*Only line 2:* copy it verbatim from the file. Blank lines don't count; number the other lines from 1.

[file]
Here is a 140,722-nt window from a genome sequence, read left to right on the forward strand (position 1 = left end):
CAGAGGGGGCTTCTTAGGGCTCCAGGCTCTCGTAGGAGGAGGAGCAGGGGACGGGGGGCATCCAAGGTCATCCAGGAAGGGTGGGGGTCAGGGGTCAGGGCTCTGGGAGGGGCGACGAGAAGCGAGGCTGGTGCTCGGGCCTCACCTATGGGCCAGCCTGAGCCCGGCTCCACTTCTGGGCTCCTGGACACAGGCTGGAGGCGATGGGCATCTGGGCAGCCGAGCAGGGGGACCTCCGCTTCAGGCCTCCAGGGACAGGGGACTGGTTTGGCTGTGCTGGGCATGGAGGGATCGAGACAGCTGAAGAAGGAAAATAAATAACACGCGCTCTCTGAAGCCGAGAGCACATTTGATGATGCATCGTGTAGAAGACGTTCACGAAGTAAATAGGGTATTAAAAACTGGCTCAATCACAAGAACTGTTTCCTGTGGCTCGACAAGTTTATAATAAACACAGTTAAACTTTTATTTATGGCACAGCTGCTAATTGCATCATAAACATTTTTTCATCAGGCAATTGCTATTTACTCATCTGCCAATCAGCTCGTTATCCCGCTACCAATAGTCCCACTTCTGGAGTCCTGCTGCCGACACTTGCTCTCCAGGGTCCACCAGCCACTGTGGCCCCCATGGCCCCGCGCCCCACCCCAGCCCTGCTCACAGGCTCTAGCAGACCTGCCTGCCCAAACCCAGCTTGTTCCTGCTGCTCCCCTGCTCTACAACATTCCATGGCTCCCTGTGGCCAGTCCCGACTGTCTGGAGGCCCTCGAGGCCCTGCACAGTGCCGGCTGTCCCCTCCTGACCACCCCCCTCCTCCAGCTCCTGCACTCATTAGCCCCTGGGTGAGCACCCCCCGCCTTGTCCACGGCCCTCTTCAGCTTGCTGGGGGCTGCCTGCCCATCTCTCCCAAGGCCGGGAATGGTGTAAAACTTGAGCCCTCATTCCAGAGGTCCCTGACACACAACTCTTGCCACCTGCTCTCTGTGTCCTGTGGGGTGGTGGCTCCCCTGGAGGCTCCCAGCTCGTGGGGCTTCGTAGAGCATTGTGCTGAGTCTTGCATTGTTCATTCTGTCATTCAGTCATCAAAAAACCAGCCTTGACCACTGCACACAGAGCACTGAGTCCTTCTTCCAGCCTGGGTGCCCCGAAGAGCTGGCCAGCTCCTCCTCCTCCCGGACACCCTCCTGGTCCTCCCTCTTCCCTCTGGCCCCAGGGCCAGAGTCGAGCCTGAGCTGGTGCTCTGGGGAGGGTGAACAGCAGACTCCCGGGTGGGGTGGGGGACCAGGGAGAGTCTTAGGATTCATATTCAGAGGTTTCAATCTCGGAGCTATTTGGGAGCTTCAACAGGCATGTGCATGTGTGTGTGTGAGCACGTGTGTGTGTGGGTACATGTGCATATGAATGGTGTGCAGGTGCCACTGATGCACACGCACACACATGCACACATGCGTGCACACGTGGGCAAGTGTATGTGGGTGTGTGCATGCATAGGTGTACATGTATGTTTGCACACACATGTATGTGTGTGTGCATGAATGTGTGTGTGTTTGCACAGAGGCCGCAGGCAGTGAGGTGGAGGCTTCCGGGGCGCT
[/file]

CAGAGGGGGCTTCTTAGGGCTCCAGGCTCTCGTAGGAGGAGGAGCAGGGGACGGGGGGCATCCAAGGTCATCCAGGAAGGGTGGGGGTCAGGGGTCAGGGCTCTGGGAGGGGCGACGAGAAGCGAGGCTGGTGCTCGGGCCTCACCTATGGGCCAGCCTGAGCCCGGCTCCACTTCTGGGCTCCTGGACACAGGCTGGAGGCGATGGGCATCTGGGCAGCCGAGCAGGGGGACCTCCGCTTCAGGCCTCCAGGGACAGGGGACTGGTTTGGCTGTGCTGGGCATGGAGGGATCGAGACAGCTGAAGAAGGAAAATAAATAACACGCGCTCTCTGAAGCCGAGAGCACATTTGATGATGCATCGTGTAGAAGACGTTCACGAAGTAAATAGGGTATTAAAAACTGGCTCAATCACAAGAACTGTTTCCTGTGGCTCGACAAGTTTATAATAAACACAGTTAAACTTTTATTTATGGCACAGCTGCTAATTGCATCATAAACATTTTTTCATCAGGCAATTGCTATTTACTCATCTGCCAATCAGCTCGTTATCCCGCTACCAATAGTCCCACTTCTGGAGTCCTGCTGCCGACACTTGCTCTCCAGGGTCCACCAGCCACTGTGGCCCCCATGGCCCCGCGCCCCACCCCAGCCCTGCTCACAGGCTCTAGCAGACCTGCCTGCCCAAACCCAGCTTGTTCCTGCTGCTCCCCTGCTCTACAACATTCCATGGCTCCCTGTGGCCAGTCCCGACTGTCTGGAGGCCCTCGAGGCCCTGCACAGTGCCGGCTGTCCCCTCCTGACCACCCCCCTCCTCCAGCTCCTGCACTCATTAGCCCCTGGGTGAGCACCCCCCGCCTTGTCCACGGCCCTCTTCAGCTTGCTGGGGGCTGCCTGCCCATCTCTCCCAAGGCCGGGAATGGTGTAAAACTTGAGCCCTCATTCCAGAGGTCCCTGACACACAACTCTTGCCACCTGCTCTCTGTGTCCTGTGGGGTGGTGGCTCCCCTGGAGGCTCCCAGCTCGTGGGGCTTCGTAGAGCATTGTGCTGAGTCTTGCATTGTTCATTCTGTCATTCAGTCATCAAAAAACCAGCCTTGACCACTGCACACAGAGCACTGAGTCCTTCTTCCAGCCTGGGTGCCCCGAAGAGCTGGCCAGCTCCTCCTCCTCCCGGACACCCTCCTGGTCCTCCCTCTTCCCTCTGGCCCCAGGGCCAGAGTCGAGCCTGAGCTGGTGCTCTGGGGAGGGTGAACAGCAGACTCCCGGGTGGGGTGGGGGACCAGGGAGAGTCTTAGGATTCATATTCAGAGGTTTCAATCTCGGAGCTATTTGGGAGCTTCAACAGGCATGTGCATGTGTGTGTGTGAGCACGTGTGTGTGTGGGTACATGTGCATATGAATGGTGTGCAGGTGCCACTGATGCACACGCACACACATGCACACATGCGTGCACACGTGGGCAAGTGTATGTGGGTGTGTGCATGCATAGGTGTACATGTATGTTTGCACACACATGTATGTGTGTGTGCATGAATGTGTGTGTGTTTGCACAGAGGCCGCAGGCAGTGAGGTGGAGGCTTCCGGGGCGCT